How will I be charged?
30. A barrister usually charges according to their level of experience, the complexity of the case and the length of time involved in dealing with it. It is important that the cost to you, and the stage at which the fee is payable, is agreed at the outset, and that the terms of the agreement are clear to both you and the barrister.
31. There are no formal scales of fees for barristers’ work. The amount to be charged for any particular piece of work, and when the fee becomes payable, is a matter for negotiation between you, the barrister and their clerk. All public access barristers are independent self-employed practitioners, competing with each other. If you consider the fee proposed by one barrister to be too high, try another barrister.
32. Where the fee relates to a hearing, the barrister is normally entitled to the fee, regardless of whether or not the hearing goes ahead. If that is to be the case, the barrister should tell you at the outset. You may, if you wish, try to agree a different basis for payment of the fee in such a case.
33. In other cases (whether for a meeting or for a written advice), it may be possible to fix a fee in advance for the work. However, that will not be possible in every case. Where it is not possible, you should ask for an estimate. You may be able to agree with the barrister that there should be a “ceiling” on the fee charged for a particular piece of work.
34. If you agree a fee in advance of the work being done, then the barrister may require that fee to be paid before carrying out the work. Where a fee is not fixed in advance and the work involves the production of paperwork (for example, the drafting of a contract), the barrister may nevertheless require you to pay for the work after they have completed it and before releasing it to you. If that is to be the case, the barrister should tell you at the outset.
35. Conditional fee agreements (agreements under which a fee becomes payable only in the event of success in a case) are possible. However, it is unlikely that barristers will be willing or able to undertake public access work on a conditional fee basis, save in very rare cases. Again, this is matter of negotiation between you and the barrister.
36. The barrister is required to keep sufficient records to justify the fees that they are charging. You are entitled to ask for details to justify the fee that you are being charged.
Can a barrister stop acting for me after they have accepted my instructions?
37. Yes, but this will only happen in a small number of cases. There will be some rare occasions when the barrister has to stop acting for you. In public access cases, the For more information contact: the Professional Practice Team on 020 7611 1444 7 barrister must stop acting for you if they consider that the case is no longer suitable for public access. The barrister may be able to assist if, as a consequence of them no longer continuing to act for you, you will or may experience difficulties in relation to an imminent hearing.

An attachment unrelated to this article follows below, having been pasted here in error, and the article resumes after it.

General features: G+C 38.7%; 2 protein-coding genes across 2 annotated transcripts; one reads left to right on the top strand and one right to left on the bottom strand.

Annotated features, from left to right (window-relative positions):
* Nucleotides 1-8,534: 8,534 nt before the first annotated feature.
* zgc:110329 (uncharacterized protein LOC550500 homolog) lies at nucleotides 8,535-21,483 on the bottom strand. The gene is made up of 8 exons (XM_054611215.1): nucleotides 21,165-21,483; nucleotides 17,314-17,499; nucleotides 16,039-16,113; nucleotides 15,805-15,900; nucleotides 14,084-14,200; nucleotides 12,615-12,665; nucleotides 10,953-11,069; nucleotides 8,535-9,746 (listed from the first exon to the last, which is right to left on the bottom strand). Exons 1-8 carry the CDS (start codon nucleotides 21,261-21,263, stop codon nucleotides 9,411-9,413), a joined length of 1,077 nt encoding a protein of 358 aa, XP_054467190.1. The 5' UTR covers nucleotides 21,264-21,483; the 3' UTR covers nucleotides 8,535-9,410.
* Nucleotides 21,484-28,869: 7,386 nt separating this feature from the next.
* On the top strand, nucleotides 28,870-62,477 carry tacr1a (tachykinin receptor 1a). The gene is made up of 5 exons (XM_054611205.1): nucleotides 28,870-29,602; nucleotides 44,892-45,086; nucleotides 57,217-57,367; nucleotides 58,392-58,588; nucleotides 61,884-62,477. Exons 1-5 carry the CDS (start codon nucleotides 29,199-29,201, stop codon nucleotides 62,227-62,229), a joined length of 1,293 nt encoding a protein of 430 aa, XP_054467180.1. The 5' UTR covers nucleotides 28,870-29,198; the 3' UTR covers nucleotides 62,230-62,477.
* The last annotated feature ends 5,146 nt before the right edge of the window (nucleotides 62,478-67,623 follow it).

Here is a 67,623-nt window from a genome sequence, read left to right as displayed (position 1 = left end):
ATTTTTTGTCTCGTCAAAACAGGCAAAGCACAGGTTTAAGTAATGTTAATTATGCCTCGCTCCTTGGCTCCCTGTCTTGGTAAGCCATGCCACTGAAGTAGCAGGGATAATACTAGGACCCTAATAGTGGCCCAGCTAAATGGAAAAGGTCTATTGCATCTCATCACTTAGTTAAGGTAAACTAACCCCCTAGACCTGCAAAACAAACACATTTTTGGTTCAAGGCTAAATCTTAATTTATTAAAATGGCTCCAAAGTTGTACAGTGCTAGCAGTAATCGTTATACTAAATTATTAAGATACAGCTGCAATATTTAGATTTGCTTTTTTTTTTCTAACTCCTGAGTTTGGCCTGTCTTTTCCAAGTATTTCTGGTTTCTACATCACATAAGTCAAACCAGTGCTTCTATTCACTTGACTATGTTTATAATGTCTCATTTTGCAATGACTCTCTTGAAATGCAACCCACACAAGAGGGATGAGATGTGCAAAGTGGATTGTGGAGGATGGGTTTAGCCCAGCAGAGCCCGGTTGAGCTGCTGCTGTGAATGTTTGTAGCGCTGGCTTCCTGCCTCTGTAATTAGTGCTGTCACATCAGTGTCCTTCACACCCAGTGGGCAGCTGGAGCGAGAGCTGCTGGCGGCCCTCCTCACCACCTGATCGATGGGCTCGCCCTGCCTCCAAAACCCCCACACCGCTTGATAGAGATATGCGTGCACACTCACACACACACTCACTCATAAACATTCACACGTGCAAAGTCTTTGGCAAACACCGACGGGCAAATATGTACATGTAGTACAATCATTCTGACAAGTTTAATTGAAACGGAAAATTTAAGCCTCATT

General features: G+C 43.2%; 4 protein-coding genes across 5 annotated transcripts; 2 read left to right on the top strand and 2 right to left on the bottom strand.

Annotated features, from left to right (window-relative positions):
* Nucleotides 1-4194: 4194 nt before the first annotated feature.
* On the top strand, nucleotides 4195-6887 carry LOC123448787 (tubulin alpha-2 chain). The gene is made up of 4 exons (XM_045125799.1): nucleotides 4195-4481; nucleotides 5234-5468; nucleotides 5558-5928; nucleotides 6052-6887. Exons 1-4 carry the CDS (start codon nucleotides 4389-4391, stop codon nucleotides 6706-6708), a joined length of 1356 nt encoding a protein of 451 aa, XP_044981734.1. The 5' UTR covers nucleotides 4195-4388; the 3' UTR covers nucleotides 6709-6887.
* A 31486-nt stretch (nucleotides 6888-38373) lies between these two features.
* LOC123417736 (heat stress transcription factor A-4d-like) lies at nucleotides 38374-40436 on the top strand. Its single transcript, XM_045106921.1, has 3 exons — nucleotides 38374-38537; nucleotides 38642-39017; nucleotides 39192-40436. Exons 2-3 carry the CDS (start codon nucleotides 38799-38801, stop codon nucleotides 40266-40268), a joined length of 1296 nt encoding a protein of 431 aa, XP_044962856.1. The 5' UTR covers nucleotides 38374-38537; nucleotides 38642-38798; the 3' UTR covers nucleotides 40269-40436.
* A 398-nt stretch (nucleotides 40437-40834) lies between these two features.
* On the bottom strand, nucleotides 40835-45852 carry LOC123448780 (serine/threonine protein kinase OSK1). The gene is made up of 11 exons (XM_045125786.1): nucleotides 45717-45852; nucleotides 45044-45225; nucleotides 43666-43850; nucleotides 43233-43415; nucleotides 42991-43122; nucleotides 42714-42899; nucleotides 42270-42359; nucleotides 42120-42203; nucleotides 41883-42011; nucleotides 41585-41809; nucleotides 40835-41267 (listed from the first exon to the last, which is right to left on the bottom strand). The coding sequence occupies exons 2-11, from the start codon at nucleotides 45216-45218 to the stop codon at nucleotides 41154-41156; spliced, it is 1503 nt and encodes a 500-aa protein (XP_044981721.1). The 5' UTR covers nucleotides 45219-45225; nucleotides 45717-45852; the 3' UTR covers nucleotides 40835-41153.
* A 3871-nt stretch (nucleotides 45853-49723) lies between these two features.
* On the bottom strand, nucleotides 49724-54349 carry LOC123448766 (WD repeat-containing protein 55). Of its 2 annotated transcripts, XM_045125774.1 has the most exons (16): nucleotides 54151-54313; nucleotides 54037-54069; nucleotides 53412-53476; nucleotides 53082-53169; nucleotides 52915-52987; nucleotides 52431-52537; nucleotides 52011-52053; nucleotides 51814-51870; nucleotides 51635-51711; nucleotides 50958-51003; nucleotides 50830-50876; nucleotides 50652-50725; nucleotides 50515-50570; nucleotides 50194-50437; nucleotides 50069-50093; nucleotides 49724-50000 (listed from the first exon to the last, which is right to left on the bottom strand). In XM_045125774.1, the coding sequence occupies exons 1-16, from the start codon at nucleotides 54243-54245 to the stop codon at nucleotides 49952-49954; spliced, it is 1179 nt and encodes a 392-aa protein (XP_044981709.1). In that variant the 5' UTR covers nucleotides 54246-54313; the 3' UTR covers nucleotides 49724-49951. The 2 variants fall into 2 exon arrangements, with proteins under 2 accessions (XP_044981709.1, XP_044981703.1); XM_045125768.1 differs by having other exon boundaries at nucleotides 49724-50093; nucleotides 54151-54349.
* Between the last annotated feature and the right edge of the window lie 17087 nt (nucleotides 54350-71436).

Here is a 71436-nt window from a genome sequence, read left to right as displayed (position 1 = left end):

38. In public access cases, a barrister is also required to cease to act where they have formed the view that it is in your interests or the interests of justice that you instruct a solicitor or other professional person. In such cases: a. Your barrister is under a continuing duty to consider whether your case remains a suitable case for public access. If they form the view that it is not, you will be advised of this fact. If you then instruct a solicitor or other professional person able to provide instructions to the barrister, they may continue to act for you. If you do not, your barrister must cease to act for you. b. If you are a party to proceedings (ie you have brought a case against another person or a case has been brought against you) in which a hearing is imminent, and you are likely to have difficulty in finding a solicitor in time for the hearing, your barrister should provide you with such assistance as is proper to protect your position. Although your barrister may not continue to work for you on a public access basis, they may be able to assist you by, for example: i) drafting letters for you to send, asking for an adjournment of the hearing; ii. writing a letter to the court in support of that application, explaining that they have had to withdraw and, if appropriate, explaining the reasons for doing so; and iii. assisting you to find a solicitor.